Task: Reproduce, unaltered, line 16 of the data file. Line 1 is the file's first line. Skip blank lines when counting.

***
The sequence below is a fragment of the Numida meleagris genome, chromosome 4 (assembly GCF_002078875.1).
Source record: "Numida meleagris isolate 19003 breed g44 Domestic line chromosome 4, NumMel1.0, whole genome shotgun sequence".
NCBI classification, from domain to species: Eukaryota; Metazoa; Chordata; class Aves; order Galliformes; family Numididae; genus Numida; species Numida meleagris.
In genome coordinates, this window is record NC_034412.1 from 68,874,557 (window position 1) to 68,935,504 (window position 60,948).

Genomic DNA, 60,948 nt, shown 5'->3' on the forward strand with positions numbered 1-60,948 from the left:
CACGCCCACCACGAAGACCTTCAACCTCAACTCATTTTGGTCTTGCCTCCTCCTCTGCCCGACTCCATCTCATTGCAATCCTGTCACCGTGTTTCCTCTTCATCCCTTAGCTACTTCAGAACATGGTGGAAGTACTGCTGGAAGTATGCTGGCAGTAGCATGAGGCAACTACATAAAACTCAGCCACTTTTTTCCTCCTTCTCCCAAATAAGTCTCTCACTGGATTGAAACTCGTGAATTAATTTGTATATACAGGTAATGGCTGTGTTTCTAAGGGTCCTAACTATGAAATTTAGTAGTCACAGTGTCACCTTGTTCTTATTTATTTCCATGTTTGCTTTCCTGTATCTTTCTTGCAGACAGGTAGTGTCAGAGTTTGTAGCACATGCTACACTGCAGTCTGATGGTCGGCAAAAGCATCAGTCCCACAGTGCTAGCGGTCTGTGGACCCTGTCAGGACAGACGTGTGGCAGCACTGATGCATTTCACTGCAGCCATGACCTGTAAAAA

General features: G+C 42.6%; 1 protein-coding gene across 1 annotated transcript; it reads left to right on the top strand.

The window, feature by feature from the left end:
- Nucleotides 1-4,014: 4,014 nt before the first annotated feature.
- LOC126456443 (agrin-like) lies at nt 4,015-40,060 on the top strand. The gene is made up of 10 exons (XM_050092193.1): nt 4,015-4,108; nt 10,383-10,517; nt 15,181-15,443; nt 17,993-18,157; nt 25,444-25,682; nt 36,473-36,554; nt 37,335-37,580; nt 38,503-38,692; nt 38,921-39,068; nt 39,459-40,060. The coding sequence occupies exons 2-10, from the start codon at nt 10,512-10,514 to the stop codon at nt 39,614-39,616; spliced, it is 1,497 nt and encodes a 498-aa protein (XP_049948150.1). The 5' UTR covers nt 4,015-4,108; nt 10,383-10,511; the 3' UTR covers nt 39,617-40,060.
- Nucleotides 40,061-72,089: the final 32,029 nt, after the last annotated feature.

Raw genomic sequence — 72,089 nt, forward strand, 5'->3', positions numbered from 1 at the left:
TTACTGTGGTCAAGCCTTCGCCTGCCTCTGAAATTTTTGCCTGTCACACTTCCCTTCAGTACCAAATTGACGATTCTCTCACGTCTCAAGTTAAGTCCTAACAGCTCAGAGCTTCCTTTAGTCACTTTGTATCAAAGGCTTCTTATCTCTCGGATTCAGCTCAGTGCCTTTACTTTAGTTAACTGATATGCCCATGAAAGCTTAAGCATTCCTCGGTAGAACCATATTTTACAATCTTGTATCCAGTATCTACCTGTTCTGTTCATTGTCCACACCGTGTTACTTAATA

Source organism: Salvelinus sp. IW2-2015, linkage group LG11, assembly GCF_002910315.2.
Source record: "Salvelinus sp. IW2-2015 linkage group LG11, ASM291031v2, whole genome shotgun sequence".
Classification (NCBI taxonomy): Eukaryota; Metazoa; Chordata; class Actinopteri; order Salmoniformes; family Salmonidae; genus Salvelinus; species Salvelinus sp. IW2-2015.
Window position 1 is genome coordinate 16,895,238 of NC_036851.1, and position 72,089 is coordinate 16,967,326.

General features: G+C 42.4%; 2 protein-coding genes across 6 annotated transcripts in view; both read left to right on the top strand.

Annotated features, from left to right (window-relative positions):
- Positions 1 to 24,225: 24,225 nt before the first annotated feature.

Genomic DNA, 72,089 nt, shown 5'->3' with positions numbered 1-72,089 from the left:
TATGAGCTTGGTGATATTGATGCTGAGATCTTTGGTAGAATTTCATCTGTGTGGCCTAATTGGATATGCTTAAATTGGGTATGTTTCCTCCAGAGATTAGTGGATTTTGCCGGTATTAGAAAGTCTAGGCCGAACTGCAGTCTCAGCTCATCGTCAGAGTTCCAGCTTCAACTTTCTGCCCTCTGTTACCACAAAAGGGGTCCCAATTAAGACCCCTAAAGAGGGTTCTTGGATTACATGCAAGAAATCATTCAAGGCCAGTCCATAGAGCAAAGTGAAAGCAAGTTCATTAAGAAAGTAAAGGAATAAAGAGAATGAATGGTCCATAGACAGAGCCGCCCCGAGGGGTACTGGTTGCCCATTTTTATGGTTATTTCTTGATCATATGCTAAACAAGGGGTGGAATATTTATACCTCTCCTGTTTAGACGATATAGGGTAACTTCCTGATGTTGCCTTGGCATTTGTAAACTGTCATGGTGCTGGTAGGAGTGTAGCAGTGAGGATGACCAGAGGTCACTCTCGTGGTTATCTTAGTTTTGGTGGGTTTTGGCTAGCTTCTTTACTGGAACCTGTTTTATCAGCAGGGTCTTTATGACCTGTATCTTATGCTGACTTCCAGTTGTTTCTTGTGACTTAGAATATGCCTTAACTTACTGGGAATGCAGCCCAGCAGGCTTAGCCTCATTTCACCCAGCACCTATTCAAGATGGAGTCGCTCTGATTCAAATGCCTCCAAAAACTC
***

Classification (NCBI taxonomy): Eukaryota; Metazoa; Chordata; class Actinopteri; order Salmoniformes; family Salmonidae; genus Salvelinus; species Salvelinus sp. IW2-2015.